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A trans activist's funeral at St. Patrick's created lots of controversy but one thing got missed

Reaction to the controversy over a trans activist's funeral at the most famous Catholic cathedral in the US has been loud and abundant. It has also been very superficial.

Last week a funeral mass was celebrated in New York City’s St. Patrick’s Cathedral for Cecilia Gentili, a transgender activist and avowed atheist. The funeral took place on the day after Ash Wednesday, a holy day marking the beginning of the Church’s solemn season of Lent. 

Video of the funeral soon went viral, including parts of a friend’s eulogy delivered from the cathedral’s pulpit lauding the deceased as "St. Cecilia, Mother of all whores," to cheers of approval from the more than one thousand people in attendance.   

The boisterous crowd, some of whom danced in the aisles, included people dressed in very mini, miniskirts, lavish head coverings, and fishnet stockings. Prayer cards were distributed with a photograph of Gentili, describing her as "transvestite," whore," "blessed," and "mother."   


Family members of Gentili gloated to the New York Times that this was the first funeral mass in St. Patrick’s Cathedral for a transgender person. They also revealed that they did not tell the Cathedral staff anything about the life or beliefs of their deceased relative. 

St. Patrick’s Cathedral leadership say they were tricked. The cathedral’s rector, Fr. Enrique Salvo, issued a statement saying, "the Cathedral only knew that family and friends were requesting a funeral mass for a Catholic, and had no idea our welcome and prayer would be degraded in such a sacrilegious and deceptive way."

The reaction to this controversy -- both pro and con—has been loud and abundant….and very superficial.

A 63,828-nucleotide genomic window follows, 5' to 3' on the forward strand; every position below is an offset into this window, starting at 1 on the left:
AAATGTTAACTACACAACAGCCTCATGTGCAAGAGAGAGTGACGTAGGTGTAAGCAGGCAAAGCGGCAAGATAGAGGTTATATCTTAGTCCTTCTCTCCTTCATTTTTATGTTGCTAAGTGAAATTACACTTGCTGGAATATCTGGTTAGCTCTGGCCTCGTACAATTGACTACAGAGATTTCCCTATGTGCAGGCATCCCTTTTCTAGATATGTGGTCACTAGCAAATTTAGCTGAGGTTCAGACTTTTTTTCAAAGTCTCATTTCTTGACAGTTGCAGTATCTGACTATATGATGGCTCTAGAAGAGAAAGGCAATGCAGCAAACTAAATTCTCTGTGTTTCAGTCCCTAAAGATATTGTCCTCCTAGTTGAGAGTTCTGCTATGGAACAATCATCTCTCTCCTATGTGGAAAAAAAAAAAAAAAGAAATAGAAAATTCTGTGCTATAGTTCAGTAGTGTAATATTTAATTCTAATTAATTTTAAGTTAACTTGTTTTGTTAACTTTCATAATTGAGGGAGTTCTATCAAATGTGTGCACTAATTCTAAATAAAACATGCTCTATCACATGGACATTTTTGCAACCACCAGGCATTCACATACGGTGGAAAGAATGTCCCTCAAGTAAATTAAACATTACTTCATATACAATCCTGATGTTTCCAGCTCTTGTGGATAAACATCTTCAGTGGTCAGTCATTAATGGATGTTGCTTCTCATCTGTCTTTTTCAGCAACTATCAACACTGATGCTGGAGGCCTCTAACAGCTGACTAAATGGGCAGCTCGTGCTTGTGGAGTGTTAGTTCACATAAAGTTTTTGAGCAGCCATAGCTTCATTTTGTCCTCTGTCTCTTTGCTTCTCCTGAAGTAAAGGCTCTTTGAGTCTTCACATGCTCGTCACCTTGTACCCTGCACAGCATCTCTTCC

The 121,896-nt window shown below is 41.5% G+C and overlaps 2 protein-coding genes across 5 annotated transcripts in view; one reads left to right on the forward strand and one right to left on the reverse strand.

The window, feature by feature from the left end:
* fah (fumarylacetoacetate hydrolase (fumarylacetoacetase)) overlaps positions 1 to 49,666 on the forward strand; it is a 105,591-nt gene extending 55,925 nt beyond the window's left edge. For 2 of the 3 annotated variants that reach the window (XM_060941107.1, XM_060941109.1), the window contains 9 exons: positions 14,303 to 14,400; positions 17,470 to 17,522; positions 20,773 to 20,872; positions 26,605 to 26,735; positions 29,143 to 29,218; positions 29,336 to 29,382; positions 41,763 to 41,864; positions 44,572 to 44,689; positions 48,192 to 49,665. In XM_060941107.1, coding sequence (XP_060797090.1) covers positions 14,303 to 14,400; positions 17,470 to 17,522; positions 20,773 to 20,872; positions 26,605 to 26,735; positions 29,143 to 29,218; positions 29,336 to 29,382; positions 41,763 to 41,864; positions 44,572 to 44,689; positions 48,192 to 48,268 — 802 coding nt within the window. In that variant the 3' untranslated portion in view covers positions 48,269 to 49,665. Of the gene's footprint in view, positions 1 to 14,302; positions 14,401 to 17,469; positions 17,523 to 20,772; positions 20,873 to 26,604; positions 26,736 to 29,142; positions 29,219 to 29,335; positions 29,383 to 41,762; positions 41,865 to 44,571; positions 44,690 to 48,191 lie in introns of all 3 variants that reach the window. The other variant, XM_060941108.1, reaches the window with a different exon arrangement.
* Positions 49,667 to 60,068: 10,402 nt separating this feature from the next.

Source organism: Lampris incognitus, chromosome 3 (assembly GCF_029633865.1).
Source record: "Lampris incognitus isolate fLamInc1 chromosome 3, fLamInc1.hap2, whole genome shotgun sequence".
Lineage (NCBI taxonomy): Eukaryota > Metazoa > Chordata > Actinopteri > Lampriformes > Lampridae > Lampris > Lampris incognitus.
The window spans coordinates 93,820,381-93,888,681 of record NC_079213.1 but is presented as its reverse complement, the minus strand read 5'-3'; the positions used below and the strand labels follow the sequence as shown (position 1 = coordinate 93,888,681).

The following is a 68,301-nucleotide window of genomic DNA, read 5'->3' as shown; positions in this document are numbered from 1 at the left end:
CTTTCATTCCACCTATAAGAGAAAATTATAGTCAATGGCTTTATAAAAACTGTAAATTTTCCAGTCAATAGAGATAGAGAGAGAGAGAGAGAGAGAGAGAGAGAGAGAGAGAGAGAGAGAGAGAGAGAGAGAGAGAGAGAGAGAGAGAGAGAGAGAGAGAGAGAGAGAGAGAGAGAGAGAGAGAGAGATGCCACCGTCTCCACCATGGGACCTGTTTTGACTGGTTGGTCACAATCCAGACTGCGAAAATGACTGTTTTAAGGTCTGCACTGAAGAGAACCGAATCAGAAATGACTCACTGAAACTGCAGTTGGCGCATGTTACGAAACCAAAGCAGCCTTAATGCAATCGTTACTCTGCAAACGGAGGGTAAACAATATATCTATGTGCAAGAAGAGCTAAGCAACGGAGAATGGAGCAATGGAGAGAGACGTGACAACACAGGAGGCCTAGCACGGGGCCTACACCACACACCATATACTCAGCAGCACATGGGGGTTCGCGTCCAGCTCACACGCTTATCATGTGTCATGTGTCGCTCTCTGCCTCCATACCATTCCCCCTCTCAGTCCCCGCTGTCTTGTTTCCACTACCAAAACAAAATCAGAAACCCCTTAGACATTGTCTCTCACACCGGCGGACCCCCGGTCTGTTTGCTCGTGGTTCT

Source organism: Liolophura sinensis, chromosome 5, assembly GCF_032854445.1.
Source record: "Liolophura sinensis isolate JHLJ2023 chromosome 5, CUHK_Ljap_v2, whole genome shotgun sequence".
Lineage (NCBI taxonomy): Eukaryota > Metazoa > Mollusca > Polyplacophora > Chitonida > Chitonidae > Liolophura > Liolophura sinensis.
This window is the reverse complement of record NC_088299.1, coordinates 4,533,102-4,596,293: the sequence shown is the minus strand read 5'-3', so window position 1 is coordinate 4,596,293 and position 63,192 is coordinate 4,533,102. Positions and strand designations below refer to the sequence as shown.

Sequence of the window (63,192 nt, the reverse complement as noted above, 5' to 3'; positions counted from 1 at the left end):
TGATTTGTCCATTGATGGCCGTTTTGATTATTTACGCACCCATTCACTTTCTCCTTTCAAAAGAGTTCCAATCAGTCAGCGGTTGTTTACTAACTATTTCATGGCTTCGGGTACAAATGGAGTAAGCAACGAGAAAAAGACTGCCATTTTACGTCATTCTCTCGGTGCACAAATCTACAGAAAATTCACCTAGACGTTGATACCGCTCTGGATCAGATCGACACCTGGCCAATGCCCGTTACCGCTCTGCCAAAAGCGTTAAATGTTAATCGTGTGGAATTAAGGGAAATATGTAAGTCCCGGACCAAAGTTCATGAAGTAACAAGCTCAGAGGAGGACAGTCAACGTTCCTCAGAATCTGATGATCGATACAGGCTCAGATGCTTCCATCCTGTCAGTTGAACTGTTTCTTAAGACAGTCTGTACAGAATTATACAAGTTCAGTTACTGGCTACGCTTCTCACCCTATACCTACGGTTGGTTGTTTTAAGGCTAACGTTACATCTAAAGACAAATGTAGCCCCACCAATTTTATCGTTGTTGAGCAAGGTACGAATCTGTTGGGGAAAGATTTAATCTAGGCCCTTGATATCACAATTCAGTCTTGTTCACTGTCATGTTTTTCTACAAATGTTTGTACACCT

Let’s put "outrage" aside and get to the crux of the issue. 

In the Catholic Church, a funeral mass is a solemn prayer for the repose of the soul of the deceased. It is a prayer for salvation. It is a prayer for the forgiveness of sins. The official Catechism of the Catholic Church says that in the funeral mass the Church prays that God the Father "will purify his child of his sins and their consequences, and to admit him to the Paschal fullness of the table of the Kingdom".  (CCC #1689)

This is serious stuff. A funeral mass is not primarily a communal celebration of a deceased person’s life. It’s not a crowning of saints. It’s a prayer for sinners. All sinners. Yes, that would include transgender sinners. 


Some Catholics have expressed outrage that the Church allowed this funeral to take place in the first place, because, "after all, she was transgender." I understand their outrage, but not their reasoning.  

The problem with holding the funeral was not that Cecilia Gentili was transgender.  The problem was that neither she nor the people who requested the funeral on her behalf, wanted the Church to pray for her redemption and salvation. They don't believe what the Church believes… about God, about sin, or even about Catholic funerals!   

In life, Gentili vocally expressed her disbelief in God and rejected the notion of the need for divine forgiveness of sins. She was a well-known advocate for these beliefs. For her family and friends to use the most prominent Catholic cathedral in the United States as a stage to mock the very essence of a funeral mass is tasteless and sacrilegious.  

It also does nothing for the next transgender person (or any public sinner) who genuinely wants a funeral mass, for all the right reasons.   

No, we don’t want our churches to require a moral litmus test to determine who does and does not "get" a funeral mass. Not many of us would pass that test. But is it too much to ask that the person requesting a Catholic funeral actually want a Catholic funeral?  


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